Milan is also known throughout the world for its leading high fashion and design excellence.
For fashion, the so-called quadrilatero d'oro, or golden rectangle, is the magnet. The two key streets of Via Montenapoleone (Montenàpo to the locals) and Via della Spiga form the long side of the rectangle, while Via Sant'Andrea connects the two around halfway down.
All the big names are here: Gucci, Prada, Versace, Valentino and Ferragamo in Via Montenapoleone; Dolce & Gabbana, Gigli, Ferré and yet more Prada in Via Spiga; Armani, Fendi, Trussardi and Missoni in Via Sant'Andrea.
These outlets are often design statements in themselves (check out Dolce & Gabbana's post-modern rococo boutique at Spiga 26). Via Manzoni, at the top end of both streets, takes some of the fashion overspill, but furniture and household design is what it's known for, with outlets like the cutting-edge Sawaya & Moroni (11) or Driade (30). Design addicts should also cross over Piazza San Babilà - at the southern end of Via Montenapoleone - to Corso Monforte, Via Durini and the surrounding streets, which are lined with showrooms selling the kind of chairs, lamps and vases you could display on a plinth. For street fashion and younger boutiques - plus antiques and bijoux objets - head for the pedestrianised area around Via dei Fiori Chiari (by the Brera museum) and its northern extension in Via Solferino.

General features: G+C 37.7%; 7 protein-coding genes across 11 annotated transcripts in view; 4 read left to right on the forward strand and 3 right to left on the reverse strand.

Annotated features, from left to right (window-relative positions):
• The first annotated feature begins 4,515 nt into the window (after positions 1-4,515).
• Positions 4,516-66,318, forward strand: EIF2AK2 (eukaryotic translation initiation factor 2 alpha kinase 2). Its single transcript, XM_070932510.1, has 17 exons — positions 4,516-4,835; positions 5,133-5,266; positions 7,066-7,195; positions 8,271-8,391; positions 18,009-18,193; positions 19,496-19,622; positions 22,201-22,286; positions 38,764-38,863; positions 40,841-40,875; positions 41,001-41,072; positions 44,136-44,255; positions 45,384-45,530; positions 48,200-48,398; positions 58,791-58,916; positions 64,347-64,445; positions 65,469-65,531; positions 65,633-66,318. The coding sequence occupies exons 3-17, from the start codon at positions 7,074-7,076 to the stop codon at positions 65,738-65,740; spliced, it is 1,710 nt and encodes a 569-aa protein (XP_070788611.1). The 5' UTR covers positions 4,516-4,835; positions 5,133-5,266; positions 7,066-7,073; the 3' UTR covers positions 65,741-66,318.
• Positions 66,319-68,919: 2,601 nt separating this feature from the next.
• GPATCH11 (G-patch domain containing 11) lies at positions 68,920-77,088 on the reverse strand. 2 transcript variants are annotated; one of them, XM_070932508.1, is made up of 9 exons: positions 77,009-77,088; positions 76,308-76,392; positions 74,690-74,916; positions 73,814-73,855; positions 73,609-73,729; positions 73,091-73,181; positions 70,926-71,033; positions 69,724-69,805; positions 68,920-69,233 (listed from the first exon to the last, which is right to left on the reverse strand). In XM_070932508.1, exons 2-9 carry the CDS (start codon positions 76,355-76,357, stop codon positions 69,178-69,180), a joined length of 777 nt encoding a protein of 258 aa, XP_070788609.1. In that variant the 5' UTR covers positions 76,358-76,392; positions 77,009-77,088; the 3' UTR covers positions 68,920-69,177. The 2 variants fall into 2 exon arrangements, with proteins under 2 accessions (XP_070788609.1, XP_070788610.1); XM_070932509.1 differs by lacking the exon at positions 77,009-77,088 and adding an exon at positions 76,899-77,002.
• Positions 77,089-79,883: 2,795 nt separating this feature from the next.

Affordable fashion - with plenty of shoeshops and stockhouses offering last year's designer styles at slashed prices - is the speciality of the city's brashest retail strip, Corso Buenos Aires, near the station. Finally, the area around the Navigli - a network of canals south-west of the centre - is becoming Milan's Portobello road, with antiques, ethnic shops, secondhand fashion and record shops.